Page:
The liberals use this ‘historical context’ method to undermine the Church’s teaching on any number of issues. Pius IX lived less than 200 years ago and his teachings were prophetic, not a case of ‘here today, gone tomorrow’.

      • Alfredo Watkins says:

        First off, please understand that I don’t consider the Holy Father a heretic, or the Second Vatican Council to have been a devil’s council or anything.

        However, with that said, this seems to be the same problem as those who consider rights to be a matter of legal positivism, no? If the Holy Father can declare at one time that religious liberty ought to be forbidden, and at another time that it is “an innate inalienable right” (starting to really sound like some of the modern thinkers), we have the same problem, yes?

        Moreover, I don’t know that there’s really a difference in historical context. Syllabus Errorum was working in the context of liberal democracy. So is the Holy Father’s current letter.

        It seems one of them must be wrong. Or, if not that, then we are misinterpreting one of them. However, it’s very hard to see how we could be misinterpreting either. I think the way to understand it is to consider “religious freedom” to have a more specific sense than the Enlightenment thinkers, a sense more akin to that of ancient Cicero or Saint Thomas Aquinas.

  2. Bear says:

    Marcel’s comment is not entirely accurate – the intent of the Syllabus was to condemn the errors of the time. Considering this, context then is rather important.

    Also the world has changed somewhat in that time – and therefore the context.

    As I understand it, the Syllabus is a prudential document, rather than an authoritative doctrinal document. Consequently, it is subject to error.

  3. Schütz says:

    I did a bit of searching on the net this morning and found this article which I think is helpful on the question of the apparent contradictions between the Syllabus and current Catholic teaching. It is by one I. Shawn McElhinney
    and is entitled “The ‘Counter-Syllabus’ Canard”. (http://matt1618.freeyellow.com/syllabus.html) He has some interesting things to say about No. 15 in particular.

    From reading this article, I have been able to see at least one way in which the “religious freedom” that Vatican II and the post-Vatican II popes have taught differs from the condemned proposition in the Syllabus is in respect to the “light of reason” phrase in the condemned proposition.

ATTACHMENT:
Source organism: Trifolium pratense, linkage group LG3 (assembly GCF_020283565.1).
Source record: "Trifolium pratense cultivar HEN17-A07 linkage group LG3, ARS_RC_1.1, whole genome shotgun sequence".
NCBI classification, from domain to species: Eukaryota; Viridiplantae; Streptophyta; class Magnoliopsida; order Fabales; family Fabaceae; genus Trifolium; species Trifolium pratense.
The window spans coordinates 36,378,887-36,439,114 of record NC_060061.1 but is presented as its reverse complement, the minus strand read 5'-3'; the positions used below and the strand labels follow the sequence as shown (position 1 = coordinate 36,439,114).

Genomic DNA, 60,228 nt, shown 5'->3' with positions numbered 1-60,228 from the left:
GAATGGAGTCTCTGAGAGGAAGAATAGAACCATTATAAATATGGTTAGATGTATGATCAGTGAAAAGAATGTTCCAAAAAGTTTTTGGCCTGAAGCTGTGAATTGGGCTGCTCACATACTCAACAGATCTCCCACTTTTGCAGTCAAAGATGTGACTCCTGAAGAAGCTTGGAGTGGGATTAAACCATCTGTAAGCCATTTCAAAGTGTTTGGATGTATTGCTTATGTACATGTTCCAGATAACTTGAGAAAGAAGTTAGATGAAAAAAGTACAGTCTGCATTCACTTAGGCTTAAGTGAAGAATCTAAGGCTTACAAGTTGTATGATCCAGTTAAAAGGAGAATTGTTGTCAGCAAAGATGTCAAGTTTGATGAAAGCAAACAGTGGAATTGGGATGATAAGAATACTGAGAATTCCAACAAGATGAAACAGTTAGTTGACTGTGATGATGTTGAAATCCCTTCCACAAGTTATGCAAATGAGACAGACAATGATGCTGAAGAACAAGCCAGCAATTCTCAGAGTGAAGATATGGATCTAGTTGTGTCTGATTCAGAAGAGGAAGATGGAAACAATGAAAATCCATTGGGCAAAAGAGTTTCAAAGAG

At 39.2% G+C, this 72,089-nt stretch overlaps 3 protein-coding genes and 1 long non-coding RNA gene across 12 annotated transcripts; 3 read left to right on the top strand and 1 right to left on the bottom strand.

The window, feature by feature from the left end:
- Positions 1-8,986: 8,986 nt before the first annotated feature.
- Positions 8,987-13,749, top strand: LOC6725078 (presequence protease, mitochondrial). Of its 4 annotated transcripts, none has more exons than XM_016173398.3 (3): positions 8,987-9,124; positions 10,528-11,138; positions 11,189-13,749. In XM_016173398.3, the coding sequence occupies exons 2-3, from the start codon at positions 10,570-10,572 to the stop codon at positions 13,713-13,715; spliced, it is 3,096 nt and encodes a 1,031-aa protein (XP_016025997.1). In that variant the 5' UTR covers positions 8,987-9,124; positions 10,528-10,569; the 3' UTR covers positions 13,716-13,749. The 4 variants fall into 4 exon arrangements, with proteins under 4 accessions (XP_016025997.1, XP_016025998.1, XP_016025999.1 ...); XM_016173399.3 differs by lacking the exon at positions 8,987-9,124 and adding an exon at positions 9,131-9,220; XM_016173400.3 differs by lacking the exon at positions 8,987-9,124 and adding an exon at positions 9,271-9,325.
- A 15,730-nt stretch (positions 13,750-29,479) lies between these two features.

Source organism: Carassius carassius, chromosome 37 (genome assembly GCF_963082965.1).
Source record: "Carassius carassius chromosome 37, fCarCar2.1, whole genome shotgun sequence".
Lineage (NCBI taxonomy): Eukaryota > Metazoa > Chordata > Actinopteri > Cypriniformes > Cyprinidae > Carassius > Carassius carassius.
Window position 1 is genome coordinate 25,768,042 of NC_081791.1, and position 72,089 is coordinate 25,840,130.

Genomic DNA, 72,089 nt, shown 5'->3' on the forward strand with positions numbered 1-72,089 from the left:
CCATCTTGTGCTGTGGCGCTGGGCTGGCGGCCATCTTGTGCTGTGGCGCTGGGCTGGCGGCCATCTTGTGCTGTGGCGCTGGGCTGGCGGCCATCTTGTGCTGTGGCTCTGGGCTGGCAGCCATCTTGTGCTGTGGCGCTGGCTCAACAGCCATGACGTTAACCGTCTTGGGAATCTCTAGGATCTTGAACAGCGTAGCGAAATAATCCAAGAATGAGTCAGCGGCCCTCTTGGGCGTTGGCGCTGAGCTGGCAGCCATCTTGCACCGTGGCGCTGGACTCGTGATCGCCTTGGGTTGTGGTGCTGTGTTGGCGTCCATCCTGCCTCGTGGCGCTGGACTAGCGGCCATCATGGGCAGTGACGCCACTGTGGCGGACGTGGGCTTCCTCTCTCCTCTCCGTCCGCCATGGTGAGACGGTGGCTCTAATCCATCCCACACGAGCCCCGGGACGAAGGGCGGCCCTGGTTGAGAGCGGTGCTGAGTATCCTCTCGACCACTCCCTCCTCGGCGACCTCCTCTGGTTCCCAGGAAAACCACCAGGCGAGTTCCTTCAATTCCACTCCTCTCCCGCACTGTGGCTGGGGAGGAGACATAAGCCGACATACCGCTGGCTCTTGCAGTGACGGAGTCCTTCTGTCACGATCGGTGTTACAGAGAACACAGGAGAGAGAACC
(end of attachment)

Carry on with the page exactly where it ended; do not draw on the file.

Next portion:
No. 15 states: “Every man is free to embrace and profess that religion which, guided by the light of reason, he shall consider true.” In fact, the form of “religious freedom” which the Church champions today is built upon the fact that by the very nature of faith and the very nature of human dignity, freedom is necessary for the working of the grace of God. The search for truth is a search which God aids by his grace, rather than one which can be successfully carried out by reason alone. For that grace to be possible, there must be freedom from coercion in the human agent.

    Thus also, the article explains, when the Church recognises that in the observance of other religions, human individuals may, by God’s grace in a way that is not known to us, be moving towards salvation, it is not proprosing the exercise of these religions as means of salvation or alternative paths of salvation, but already related in some way toward the Church (even though many elements in those religions may in fact impede rather than aid this journey of faith).

    The whole thing needs a careful and rather nuanced reading of the actual situation of the Syllabus and the situation today, and reading very closely what the Church does and does not mean by “religious freedom”.